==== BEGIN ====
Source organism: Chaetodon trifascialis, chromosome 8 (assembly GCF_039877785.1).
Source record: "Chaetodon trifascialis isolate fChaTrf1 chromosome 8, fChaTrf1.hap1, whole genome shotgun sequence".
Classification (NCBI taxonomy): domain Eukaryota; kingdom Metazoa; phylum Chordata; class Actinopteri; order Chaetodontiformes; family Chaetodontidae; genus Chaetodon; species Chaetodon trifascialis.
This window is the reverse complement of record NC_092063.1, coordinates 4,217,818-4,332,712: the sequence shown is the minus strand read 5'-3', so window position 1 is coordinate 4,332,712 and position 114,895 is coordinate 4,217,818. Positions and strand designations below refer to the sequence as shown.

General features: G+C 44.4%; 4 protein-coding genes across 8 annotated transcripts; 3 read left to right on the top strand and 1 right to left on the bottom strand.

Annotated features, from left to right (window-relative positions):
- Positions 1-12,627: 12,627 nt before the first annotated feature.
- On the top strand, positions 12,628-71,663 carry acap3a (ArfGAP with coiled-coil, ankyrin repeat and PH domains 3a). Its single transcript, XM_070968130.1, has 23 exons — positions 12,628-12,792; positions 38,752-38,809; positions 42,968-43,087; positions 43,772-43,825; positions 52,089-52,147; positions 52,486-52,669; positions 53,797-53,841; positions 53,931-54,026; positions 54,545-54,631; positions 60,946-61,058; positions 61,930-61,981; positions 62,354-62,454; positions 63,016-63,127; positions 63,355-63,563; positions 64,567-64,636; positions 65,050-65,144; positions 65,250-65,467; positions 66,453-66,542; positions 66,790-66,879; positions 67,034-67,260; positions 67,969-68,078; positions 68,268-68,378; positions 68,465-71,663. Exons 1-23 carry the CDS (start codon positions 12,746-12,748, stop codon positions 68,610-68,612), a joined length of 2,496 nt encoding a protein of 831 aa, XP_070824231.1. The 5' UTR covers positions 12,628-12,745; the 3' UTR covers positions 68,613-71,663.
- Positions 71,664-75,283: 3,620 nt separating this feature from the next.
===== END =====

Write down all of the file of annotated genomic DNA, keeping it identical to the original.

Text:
Source organism: Chaetodon trifascialis, chromosome 8 (assembly GCF_039877785.1).
Source record: "Chaetodon trifascialis isolate fChaTrf1 chromosome 8, fChaTrf1.hap1, whole genome shotgun sequence".
Classification (NCBI taxonomy): domain Eukaryota; kingdom Metazoa; phylum Chordata; class Actinopteri; order Chaetodontiformes; family Chaetodontidae; genus Chaetodon; species Chaetodon trifascialis.
This window is the reverse complement of record NC_092063.1, coordinates 4,217,818-4,332,712: the sequence shown is the minus strand read 5'-3', so window position 1 is coordinate 4,332,712 and position 114,895 is coordinate 4,217,818. Positions and strand designations below refer to the sequence as shown.

General features: G+C 44.4%; 4 protein-coding genes across 8 annotated transcripts; 3 read left to right on the top strand and 1 right to left on the bottom strand.

Annotated features, from left to right (window-relative positions):
- Positions 1-12,627: 12,627 nt before the first annotated feature.
- On the top strand, positions 12,628-71,663 carry acap3a (ArfGAP with coiled-coil, ankyrin repeat and PH domains 3a). Its single transcript, XM_070968130.1, has 23 exons — positions 12,628-12,792; positions 38,752-38,809; positions 42,968-43,087; positions 43,772-43,825; positions 52,089-52,147; positions 52,486-52,669; positions 53,797-53,841; positions 53,931-54,026; positions 54,545-54,631; positions 60,946-61,058; positions 61,930-61,981; positions 62,354-62,454; positions 63,016-63,127; positions 63,355-63,563; positions 64,567-64,636; positions 65,050-65,144; positions 65,250-65,467; positions 66,453-66,542; positions 66,790-66,879; positions 67,034-67,260; positions 67,969-68,078; positions 68,268-68,378; positions 68,465-71,663. Exons 1-23 carry the CDS (start codon positions 12,746-12,748, stop codon positions 68,610-68,612), a joined length of 2,496 nt encoding a protein of 831 aa, XP_070824231.1. The 5' UTR covers positions 12,628-12,745; the 3' UTR covers positions 68,613-71,663.
- Positions 71,664-75,283: 3,620 nt separating this feature from the next.